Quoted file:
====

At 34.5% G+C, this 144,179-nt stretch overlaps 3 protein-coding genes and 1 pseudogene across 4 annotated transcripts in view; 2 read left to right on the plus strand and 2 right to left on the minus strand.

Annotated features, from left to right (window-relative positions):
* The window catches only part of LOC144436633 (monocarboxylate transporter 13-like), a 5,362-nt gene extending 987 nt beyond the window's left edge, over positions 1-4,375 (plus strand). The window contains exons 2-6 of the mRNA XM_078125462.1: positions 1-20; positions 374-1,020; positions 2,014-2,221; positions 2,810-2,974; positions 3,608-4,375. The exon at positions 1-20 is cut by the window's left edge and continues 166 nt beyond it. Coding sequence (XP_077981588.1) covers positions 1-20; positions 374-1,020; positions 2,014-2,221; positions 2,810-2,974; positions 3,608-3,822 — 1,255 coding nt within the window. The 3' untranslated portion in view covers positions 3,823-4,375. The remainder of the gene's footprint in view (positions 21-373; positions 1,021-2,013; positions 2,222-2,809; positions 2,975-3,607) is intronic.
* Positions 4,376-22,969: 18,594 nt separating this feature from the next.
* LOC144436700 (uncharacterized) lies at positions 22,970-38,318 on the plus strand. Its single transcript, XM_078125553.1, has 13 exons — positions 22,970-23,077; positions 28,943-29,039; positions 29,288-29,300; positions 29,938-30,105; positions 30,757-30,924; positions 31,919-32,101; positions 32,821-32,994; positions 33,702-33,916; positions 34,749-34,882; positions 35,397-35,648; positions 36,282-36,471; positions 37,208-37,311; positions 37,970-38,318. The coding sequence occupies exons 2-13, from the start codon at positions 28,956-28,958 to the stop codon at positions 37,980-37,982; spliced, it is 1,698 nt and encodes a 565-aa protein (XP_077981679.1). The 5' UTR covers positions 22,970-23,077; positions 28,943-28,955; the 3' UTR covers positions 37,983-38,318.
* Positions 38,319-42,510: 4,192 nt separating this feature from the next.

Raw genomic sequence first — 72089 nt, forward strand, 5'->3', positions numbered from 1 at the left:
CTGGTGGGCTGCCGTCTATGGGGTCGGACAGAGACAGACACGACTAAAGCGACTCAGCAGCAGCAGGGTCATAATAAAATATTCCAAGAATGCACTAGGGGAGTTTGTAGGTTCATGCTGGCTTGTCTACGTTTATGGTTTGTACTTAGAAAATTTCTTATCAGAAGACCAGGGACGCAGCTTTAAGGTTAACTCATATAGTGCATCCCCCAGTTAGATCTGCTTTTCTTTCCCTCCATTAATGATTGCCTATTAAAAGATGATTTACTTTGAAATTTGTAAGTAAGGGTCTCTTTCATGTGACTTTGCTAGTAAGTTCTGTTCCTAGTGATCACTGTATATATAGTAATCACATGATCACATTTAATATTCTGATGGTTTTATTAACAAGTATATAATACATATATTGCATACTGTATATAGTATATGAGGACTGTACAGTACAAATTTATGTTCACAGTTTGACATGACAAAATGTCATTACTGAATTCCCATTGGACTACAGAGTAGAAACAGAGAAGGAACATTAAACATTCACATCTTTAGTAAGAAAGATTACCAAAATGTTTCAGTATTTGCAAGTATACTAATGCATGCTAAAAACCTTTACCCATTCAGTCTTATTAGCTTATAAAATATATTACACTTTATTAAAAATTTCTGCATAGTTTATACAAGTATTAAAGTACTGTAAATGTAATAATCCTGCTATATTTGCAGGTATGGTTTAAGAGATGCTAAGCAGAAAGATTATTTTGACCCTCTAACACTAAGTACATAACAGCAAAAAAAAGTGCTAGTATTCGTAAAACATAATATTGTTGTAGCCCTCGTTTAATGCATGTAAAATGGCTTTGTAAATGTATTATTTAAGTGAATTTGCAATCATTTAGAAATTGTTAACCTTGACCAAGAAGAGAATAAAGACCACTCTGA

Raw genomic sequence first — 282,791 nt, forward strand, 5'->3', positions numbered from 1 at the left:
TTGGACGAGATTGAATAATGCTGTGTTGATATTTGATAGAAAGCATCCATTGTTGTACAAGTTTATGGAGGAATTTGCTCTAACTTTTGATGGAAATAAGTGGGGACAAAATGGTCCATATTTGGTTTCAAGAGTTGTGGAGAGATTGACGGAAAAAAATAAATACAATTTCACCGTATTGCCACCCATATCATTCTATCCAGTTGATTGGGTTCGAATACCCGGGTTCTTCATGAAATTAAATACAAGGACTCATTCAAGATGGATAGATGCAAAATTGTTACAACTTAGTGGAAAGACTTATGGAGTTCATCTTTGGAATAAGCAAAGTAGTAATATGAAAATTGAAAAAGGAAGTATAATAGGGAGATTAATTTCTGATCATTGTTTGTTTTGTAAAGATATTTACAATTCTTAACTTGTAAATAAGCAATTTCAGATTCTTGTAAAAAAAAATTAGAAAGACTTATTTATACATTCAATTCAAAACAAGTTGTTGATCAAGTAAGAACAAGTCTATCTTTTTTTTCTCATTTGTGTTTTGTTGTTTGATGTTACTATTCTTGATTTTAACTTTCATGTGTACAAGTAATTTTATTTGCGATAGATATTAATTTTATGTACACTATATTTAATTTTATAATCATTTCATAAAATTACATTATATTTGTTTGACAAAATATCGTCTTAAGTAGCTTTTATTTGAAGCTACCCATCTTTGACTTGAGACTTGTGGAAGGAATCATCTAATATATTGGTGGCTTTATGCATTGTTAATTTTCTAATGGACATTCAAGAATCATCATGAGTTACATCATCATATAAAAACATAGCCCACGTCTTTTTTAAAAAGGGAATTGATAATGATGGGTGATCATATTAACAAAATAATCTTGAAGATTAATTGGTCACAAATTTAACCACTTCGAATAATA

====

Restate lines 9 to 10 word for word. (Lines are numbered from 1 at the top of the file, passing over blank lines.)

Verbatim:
Raw genomic sequence first — 282,791 nt, forward strand, 5'->3', positions numbered from 1 at the left:
TTGGACGAGATTGAATAATGCTGTGTTGATATTTGATAGAAAGCATCCATTGTTGTACAAGTTTATGGAGGAATTTGCTCTAACTTTTGATGGAAATAAGTGGGGACAAAATGGTCCATATTTGGTTTCAAGAGTTGTGGAGAGATTGACGGAAAAAAATAAATACAATTTCACCGTATTGCCACCCATATCATTCTATCCAGTTGATTGGGTTCGAATACCCGGGTTCTTCATGAAATTAAATACAAGGACTCATTCAAGATGGATAGATGCAAAATTGTTACAACTTAGTGGAAAGACTTATGGAGTTCATCTTTGGAATAAGCAAAGTAGTAATATGAAAATTGAAAAAGGAAGTATAATAGGGAGATTAATTTCTGATCATTGTTTGTTTTGTAAAGATATTTACAATTCTTAACTTGTAAATAAGCAATTTCAGATTCTTGTAAAAAAAAATTAGAAAGACTTATTTATACATTCAATTCAAAACAAGTTGTTGATCAAGTAAGAACAAGTCTATCTTTTTTTTCTCATTTGTGTTTTGTTGTTTGATGTTACTATTCTTGATTTTAACTTTCATGTGTACAAGTAATTTTATTTGCGATAGATATTAATTTTATGTACACTATATTTAATTTTATAATCATTTCATAAAATTACATTATATTTGTTTGACAAAATATCGTCTTAAGTAGCTTTTATTTGAAGCTACCCATCTTTGACTTGAGACTTGTGGAAGGAATCATCTAATATATTGGTGGCTTTATGCATTGTTAATTTTCTAATGGACATTCAAGAATCATCATGAGTTACATCATCATATAAAAACATAGCCCACGTCTTTTTTAAAAAGGGAATTGATAATGATGGGTGATCATATTAACAAAATAATCTTGAAGATTAATTGGTCACAAATTTAACCACTTCGAATAATA